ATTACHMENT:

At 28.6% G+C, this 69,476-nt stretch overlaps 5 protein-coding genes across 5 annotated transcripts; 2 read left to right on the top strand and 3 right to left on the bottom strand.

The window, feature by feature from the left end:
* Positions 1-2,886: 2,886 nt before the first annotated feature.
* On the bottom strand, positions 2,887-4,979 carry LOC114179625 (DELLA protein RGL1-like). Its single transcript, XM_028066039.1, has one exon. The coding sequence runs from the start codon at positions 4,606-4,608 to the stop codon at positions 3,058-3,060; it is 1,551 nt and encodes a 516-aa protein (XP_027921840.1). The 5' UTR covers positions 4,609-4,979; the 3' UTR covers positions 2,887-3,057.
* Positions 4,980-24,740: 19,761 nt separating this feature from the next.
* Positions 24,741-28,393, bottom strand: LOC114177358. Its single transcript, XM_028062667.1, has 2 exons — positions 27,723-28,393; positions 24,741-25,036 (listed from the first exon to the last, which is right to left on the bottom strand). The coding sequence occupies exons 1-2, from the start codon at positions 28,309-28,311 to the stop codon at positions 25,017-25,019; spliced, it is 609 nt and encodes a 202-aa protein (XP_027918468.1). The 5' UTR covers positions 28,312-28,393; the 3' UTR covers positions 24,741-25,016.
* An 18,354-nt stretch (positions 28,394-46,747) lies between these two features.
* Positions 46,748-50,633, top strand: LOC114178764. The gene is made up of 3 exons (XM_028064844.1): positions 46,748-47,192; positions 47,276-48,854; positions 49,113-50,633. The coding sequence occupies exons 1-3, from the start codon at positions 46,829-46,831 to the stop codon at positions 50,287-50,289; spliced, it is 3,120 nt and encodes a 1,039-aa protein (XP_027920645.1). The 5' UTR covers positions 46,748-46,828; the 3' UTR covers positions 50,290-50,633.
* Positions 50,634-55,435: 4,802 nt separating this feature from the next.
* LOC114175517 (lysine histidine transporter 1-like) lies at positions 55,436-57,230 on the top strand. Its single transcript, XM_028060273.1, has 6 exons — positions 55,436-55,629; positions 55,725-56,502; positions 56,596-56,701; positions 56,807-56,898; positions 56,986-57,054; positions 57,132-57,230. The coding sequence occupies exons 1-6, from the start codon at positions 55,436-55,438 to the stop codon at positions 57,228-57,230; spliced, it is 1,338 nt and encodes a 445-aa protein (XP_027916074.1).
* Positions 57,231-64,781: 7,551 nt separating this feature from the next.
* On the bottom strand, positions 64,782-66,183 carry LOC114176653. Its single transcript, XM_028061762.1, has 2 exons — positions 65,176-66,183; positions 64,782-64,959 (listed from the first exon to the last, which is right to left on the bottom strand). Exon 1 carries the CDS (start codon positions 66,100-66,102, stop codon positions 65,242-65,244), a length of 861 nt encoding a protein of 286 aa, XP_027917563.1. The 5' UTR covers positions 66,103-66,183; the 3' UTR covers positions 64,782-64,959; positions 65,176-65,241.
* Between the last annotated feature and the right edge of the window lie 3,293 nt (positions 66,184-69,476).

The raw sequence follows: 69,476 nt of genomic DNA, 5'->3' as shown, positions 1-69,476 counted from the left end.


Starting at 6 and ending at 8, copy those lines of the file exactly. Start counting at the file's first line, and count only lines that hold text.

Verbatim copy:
* Positions 24,741-28,393, bottom strand: LOC114177358. Its single transcript, XM_028062667.1, has 2 exons — positions 27,723-28,393; positions 24,741-25,036 (listed from the first exon to the last, which is right to left on the bottom strand). The coding sequence occupies exons 1-2, from the start codon at positions 28,309-28,311 to the stop codon at positions 25,017-25,019; spliced, it is 609 nt and encodes a 202-aa protein (XP_027918468.1). The 5' UTR covers positions 28,312-28,393; the 3' UTR covers positions 24,741-25,016.
* An 18,354-nt stretch (positions 28,394-46,747) lies between these two features.
* Positions 46,748-50,633, top strand: LOC114178764. The gene is made up of 3 exons (XM_028064844.1): positions 46,748-47,192; positions 47,276-48,854; positions 49,113-50,633. The coding sequence occupies exons 1-3, from the start codon at positions 46,829-46,831 to the stop codon at positions 50,287-50,289; spliced, it is 3,120 nt and encodes a 1,039-aa protein (XP_027920645.1). The 5' UTR covers positions 46,748-46,828; the 3' UTR covers positions 50,290-50,633.